considered that most of the evidence comes from the infringer, making it more convenient to litigate
in the Virginia forum. See In re Genentech, Inc., 566 F.3d 1338, 1345 (Fed. Cir. 2009) (quotation
omitted) (“In patent infringement cases, the bulk of the relevant evidence usually comes from the
accused infringer. Consequently, the place where the defendant's documents are kept weighs in favor
of transfer to that location.”).
Similarly, Defendant’s presence in the Western District of Virginia and absence of operations
here tilts several of the public factors in favor of transfer, including the local interest in the
alleged improper venue and transfers this matter under the discretionary transfer statute, 28 U.S.C. § 1404(a).
controversy, and the many practical considerations which will reduce the costs of litigation if it takes
place in Virginia, rather than here. (See Docket No. 29). With respect to court congestion, this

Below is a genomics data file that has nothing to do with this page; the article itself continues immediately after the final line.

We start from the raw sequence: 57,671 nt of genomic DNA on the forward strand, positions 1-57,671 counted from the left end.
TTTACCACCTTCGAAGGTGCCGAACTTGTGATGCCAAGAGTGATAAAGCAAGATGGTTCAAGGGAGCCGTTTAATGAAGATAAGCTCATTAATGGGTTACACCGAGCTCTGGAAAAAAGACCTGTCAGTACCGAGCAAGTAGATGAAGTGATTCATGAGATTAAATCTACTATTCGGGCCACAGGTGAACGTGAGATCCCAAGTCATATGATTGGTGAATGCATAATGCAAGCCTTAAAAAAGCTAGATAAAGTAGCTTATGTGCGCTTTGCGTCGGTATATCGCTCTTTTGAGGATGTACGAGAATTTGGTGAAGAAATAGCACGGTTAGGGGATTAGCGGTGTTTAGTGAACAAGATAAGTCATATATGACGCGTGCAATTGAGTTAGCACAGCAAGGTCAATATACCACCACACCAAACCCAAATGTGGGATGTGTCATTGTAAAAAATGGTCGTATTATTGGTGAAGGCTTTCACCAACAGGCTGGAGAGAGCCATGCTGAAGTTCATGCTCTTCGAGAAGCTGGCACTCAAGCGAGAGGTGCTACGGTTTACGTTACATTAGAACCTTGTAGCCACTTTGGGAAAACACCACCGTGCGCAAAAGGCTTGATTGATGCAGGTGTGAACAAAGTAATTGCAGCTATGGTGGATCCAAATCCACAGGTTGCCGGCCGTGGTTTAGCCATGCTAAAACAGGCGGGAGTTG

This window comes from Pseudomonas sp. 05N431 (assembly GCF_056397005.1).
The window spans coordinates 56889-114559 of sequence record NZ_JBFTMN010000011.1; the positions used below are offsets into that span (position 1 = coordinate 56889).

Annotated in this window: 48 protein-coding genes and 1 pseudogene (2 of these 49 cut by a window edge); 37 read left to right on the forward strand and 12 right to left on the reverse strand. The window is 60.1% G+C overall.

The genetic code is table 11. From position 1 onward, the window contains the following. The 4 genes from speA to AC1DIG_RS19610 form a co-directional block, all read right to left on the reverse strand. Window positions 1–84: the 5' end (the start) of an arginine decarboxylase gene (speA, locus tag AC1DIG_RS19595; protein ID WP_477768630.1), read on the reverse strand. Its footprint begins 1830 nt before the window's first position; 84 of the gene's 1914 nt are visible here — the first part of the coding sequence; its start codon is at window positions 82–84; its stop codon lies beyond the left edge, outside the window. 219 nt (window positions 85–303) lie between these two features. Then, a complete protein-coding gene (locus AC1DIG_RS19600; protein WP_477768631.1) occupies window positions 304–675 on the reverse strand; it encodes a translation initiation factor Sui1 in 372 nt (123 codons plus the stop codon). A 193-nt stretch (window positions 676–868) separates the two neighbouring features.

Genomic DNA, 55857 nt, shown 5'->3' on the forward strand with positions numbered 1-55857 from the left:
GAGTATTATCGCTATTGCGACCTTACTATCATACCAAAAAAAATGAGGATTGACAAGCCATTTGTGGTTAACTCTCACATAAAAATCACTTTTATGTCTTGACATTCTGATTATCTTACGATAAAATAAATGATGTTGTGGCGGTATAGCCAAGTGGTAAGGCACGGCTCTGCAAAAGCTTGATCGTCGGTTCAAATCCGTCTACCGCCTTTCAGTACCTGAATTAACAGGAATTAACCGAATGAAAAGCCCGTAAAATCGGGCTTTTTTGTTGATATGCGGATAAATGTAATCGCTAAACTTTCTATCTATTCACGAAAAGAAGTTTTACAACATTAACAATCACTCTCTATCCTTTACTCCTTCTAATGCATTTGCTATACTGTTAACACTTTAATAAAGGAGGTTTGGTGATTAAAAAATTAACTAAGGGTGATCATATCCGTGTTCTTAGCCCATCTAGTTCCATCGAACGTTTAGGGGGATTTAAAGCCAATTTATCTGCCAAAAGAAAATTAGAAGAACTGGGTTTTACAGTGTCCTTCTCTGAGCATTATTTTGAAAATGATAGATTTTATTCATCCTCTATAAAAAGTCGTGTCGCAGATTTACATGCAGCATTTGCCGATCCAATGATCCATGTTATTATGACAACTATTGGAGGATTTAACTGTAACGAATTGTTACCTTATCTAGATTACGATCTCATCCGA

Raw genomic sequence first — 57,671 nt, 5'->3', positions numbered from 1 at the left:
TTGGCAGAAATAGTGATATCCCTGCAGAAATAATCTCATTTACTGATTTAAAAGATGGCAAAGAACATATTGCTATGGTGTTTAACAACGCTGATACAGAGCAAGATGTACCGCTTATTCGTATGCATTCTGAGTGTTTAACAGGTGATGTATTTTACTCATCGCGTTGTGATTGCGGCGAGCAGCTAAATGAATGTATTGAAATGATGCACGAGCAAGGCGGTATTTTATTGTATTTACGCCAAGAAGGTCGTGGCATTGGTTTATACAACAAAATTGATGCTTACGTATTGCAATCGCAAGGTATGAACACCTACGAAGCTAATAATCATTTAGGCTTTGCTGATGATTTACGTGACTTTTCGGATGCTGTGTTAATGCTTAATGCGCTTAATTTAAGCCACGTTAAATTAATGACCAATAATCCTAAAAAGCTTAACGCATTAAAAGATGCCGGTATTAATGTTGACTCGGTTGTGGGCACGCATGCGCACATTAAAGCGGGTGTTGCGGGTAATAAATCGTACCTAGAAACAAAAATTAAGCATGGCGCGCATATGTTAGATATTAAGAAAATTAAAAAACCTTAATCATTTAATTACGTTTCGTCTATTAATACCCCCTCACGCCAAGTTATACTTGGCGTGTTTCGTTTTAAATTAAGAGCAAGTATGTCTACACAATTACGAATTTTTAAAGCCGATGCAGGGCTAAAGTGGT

Court is presently operating with six judicial vacancies (out of ten seats), three of which have been
empty for more than four years, while the Western District of Virginia has a single vacancy as a seat
was vacated in December of 2017. See Administrative Office of U.S. Courts, Current Judicial
Vacancies, available at: http://www.uscourts.gov/judges-judgeships/judicial-vacancies/currentjudicial-vacancies (last visited 1/12/2018). The remaining factors appear neutral, but the Court
believes that a discretionary transfer is in the interests of justice here.
An appropriate Order follows.
s/Nora Barry Fischer
Nora Barry Fischer
United States District Judge
Dated: January 12, 2018
cc/ecf: counsel of record